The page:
1. Pyscho
  2. Retarded
  3. Lunatic
  4. Mental
  5. Crazy/Nuts
  6. Disturbed

Finally, if you’re new to discussions around mental health and someone brings up a diagnosis, condition or challenge with you, here are a few critical things to remember as you engage in conversation with them: 

  • Listen: Let them complete their thoughts without interruption and allow them space to describe their experiences. 
  • Relate: If you have any way to relate to their experience, do it! This will help them to feel less alone (just make sure you don’t make yourself the focus of the conversation as a result). 
  • Don’t Judge: As we discussed, don’t offer judgment, blame, shame, or labeling. This will just close the door to future conversations and can make their condition worse.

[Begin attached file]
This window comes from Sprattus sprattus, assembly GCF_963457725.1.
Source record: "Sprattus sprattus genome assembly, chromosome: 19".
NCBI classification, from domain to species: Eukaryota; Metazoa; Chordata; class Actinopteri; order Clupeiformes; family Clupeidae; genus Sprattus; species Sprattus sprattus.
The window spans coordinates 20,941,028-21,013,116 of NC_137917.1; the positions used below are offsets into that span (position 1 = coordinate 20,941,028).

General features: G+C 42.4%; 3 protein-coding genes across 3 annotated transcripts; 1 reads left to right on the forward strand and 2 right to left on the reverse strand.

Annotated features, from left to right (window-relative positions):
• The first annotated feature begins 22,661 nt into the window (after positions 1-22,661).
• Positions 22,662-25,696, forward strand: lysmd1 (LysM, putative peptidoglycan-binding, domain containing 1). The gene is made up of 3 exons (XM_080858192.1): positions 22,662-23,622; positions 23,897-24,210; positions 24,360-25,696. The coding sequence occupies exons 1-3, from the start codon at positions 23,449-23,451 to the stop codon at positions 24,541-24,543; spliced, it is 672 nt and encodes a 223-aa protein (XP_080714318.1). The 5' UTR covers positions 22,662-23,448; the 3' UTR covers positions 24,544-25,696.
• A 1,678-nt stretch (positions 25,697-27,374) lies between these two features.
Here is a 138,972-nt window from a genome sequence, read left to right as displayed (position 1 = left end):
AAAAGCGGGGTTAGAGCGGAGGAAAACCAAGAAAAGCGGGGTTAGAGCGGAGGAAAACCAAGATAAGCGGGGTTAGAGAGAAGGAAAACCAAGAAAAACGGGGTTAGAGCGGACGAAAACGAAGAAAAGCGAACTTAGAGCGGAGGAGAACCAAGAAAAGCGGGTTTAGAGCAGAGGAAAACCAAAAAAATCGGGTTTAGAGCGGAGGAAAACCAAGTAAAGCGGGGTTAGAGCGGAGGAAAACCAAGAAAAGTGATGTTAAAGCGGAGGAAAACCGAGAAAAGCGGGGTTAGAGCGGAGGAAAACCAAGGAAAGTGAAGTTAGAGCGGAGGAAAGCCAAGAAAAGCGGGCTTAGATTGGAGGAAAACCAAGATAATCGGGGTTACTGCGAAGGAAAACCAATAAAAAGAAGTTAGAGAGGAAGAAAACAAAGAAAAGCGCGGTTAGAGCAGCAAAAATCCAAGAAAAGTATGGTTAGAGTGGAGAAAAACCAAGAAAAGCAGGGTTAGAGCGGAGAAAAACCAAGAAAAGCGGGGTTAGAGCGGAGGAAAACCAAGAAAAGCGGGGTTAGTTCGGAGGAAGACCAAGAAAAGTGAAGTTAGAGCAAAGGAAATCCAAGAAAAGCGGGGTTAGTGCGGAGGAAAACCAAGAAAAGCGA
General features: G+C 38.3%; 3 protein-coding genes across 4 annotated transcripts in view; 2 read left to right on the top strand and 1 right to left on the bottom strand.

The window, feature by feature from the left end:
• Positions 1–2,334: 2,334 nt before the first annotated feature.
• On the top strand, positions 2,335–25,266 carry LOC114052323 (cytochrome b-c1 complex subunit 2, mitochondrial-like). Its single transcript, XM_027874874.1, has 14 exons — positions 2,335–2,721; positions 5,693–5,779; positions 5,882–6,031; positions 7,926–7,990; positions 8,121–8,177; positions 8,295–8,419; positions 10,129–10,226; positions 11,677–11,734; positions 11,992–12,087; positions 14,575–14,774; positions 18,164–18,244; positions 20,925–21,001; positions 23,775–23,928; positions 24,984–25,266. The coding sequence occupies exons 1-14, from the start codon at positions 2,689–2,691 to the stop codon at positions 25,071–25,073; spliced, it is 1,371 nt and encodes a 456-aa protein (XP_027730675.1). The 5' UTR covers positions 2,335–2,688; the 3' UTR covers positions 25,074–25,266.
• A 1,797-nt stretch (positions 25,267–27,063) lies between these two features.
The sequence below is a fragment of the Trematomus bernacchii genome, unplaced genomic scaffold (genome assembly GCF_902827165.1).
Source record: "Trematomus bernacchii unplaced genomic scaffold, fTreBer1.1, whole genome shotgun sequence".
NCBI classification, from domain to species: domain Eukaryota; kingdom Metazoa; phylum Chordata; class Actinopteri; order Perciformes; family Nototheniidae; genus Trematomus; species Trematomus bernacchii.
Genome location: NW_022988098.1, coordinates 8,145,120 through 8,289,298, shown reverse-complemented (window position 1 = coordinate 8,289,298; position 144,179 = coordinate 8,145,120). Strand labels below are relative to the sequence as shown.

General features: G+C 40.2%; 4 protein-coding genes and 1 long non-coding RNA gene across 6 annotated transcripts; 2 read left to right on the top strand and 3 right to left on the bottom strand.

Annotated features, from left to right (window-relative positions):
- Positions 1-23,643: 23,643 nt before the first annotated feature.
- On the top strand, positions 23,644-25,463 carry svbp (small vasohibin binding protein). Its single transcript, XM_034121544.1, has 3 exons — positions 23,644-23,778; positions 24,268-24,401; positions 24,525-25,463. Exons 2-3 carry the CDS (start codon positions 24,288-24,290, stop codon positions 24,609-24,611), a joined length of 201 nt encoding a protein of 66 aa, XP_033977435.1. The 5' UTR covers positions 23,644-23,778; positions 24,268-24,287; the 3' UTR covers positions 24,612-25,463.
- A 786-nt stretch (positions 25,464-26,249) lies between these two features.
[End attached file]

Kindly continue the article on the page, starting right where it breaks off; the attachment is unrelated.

• Don’t Minimize: In your efforts to relate and understand, avoid minimizing their feelings or experiences with degrading language such as “I’m sure you’ll be fine.” 
  • Be Available: If someone feels safe talking to you and it doesn’t impact your own mental health in a negative way, make sure they know you’ll be available and open to talk again. If you need to set boundaries, let them know specifically when you’re available to discuss their concerns.
  • Keep Confidence: Remember, talking about mental health conditions is hard and can be scary and overwhelming for the person sharing. If they didn’t tell you to share with others, let them share on their own terms. 
  • Do Your Research: Not sure exactly what they’re experiencing or how to talk about it? There are tons of amazing resources online from reputable health, government, and mental health organizations. 
  • Stay Alert: Remember, if someone is confiding in you about suicidal thoughts, it’s important to take them seriously. For advice on how to manage this type of shared information, you can call the National Suicide Hotline yourself at 9-8-8.